Melina Bell Associate Professor of Philosophy and Law
Professor Bell joined the Department of Philosophy in 2005 as an Assistant Professor of Philosophy. She became an Associate Professor in 2011. She is an affiliate faculty member in both the Women's and Gender Studies Program and the Shepherd Program for the Interdisciplinary Study of Poverty and Human Capability. She is also an Associate Professor of Law at the law school, and she is a pre-law advisor.
Professor Bell’s primary research interests are in political philosophy, philosophy of law, and feminist philosophy. Her publications have focused on several different ways in which the basic structure of society, or particular domains within it, reflect hierarchies of social power that unduly restrict human freedom and opportunity and impede human flourishing.
Ph.D. Philosophy, University of Pennsylvania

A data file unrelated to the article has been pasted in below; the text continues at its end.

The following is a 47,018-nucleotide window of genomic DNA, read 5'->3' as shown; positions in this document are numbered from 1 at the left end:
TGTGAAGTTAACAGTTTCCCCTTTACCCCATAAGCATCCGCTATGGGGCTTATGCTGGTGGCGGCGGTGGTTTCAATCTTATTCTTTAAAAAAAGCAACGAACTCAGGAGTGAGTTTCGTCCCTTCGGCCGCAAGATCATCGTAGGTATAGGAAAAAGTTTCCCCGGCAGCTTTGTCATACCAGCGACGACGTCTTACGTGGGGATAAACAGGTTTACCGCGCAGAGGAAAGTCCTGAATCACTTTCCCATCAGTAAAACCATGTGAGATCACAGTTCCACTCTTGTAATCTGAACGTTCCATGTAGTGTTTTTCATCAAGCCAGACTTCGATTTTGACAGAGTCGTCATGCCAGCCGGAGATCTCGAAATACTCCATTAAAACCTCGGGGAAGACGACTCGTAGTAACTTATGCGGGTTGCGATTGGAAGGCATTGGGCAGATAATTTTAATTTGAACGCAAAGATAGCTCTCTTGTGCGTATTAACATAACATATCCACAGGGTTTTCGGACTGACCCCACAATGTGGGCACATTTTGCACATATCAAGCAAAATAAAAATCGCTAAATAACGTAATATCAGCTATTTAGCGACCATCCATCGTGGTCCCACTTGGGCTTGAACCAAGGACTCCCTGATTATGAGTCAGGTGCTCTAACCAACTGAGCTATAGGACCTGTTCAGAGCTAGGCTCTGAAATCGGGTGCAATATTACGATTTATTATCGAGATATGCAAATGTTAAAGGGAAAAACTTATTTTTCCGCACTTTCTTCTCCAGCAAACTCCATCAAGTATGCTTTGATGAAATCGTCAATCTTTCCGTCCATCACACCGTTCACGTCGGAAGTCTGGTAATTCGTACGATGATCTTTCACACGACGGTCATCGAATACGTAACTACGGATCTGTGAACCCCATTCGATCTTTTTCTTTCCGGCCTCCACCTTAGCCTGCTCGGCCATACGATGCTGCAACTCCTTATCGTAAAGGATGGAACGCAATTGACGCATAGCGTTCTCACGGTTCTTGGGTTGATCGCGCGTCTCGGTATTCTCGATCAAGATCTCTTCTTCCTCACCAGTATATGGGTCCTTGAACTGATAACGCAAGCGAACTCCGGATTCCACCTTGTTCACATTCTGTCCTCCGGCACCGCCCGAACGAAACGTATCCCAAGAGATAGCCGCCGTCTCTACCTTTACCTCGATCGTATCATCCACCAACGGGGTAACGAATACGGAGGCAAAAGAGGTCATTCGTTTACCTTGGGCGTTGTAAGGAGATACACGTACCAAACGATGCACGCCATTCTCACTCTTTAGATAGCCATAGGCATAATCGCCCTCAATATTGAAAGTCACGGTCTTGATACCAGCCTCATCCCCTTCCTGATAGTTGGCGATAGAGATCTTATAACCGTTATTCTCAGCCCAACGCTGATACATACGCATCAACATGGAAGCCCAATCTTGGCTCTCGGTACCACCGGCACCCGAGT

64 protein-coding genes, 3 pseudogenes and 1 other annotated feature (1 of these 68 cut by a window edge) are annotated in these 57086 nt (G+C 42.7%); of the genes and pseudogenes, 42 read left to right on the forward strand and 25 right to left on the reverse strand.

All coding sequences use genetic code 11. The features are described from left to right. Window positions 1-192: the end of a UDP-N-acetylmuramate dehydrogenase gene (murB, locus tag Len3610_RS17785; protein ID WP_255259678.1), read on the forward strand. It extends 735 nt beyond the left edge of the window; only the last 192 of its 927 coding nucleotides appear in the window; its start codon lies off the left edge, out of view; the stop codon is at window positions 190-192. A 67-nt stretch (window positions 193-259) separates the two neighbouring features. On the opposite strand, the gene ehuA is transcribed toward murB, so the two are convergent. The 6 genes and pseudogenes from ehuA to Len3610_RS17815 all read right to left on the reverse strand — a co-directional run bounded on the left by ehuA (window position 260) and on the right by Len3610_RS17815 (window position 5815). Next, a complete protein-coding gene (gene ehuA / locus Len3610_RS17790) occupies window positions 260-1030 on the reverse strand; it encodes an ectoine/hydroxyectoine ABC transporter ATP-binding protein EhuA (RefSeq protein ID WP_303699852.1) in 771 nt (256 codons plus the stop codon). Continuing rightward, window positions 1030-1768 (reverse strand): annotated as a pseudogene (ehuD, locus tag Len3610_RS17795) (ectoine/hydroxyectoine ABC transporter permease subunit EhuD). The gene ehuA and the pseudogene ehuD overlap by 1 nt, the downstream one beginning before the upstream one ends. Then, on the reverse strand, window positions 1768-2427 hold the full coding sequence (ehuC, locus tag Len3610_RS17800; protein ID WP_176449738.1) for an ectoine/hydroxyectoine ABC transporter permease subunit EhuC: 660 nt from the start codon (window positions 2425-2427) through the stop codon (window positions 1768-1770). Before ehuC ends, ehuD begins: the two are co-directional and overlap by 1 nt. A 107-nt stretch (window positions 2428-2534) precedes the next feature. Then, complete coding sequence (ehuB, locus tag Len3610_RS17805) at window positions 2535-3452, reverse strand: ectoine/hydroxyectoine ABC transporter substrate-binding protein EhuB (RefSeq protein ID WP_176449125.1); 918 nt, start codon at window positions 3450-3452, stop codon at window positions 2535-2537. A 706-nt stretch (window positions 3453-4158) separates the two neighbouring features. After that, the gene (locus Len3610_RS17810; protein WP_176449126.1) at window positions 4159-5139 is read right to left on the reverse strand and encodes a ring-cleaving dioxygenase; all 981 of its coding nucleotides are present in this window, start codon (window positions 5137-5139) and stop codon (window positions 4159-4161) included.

M.A. Philosophy, Tufts University
J.D. Boston University
M.P.H. Boston University
B.A. Philosophy, Hofstra University
Political and Social Philosophy, Philosophy of Law, Feminist Theory, Ethical Theory, Applied Ethics, Philosophy of Education
Introduction to Feminist Theory, Contemporary Moral Problems, Honor Beyond the Classroom: The Philosophy of Honor, Social Inequality and Fair Opportunity, Feminist Social and Political Philosophy, Philosophy of Sex, Philosophy of the Family, John Stuart Mill, Philosophy of Law, Philosophies of Life, Distributive Justice, Utopia, and Jurisprudence (law school)
- "Is Women's Bodybuilding Unfeminine?: Breaking the Mold of Gender Norms" in Philosophical Reflections on Physical Strength: Does a Strong mind Need a Strong Body?, ed. Mark A. Holowchak, Terry Todd, and J. S. Russell (Edwin Mellen Press, 2010): 179-198
- "Children Are People: Liberty, Opportunity, and Just Parenthood", Review Journal of Political Philosophy 9 (2012): 49-86
- "Valuing All Families," Law, Culture and the Humanities 5 (2009): 288-316
- "Strength in Muscle and Beauty in Integrity: Building a Body for Her," Journal of the Philosophy of Sport 35 (2008): 43-62
- "Regulating Transfer and Use of Fetal Tissue in Transplantation Procedures: The Ethical Dimensions," American Journal of Law & Medicine 20 (1994): 277-294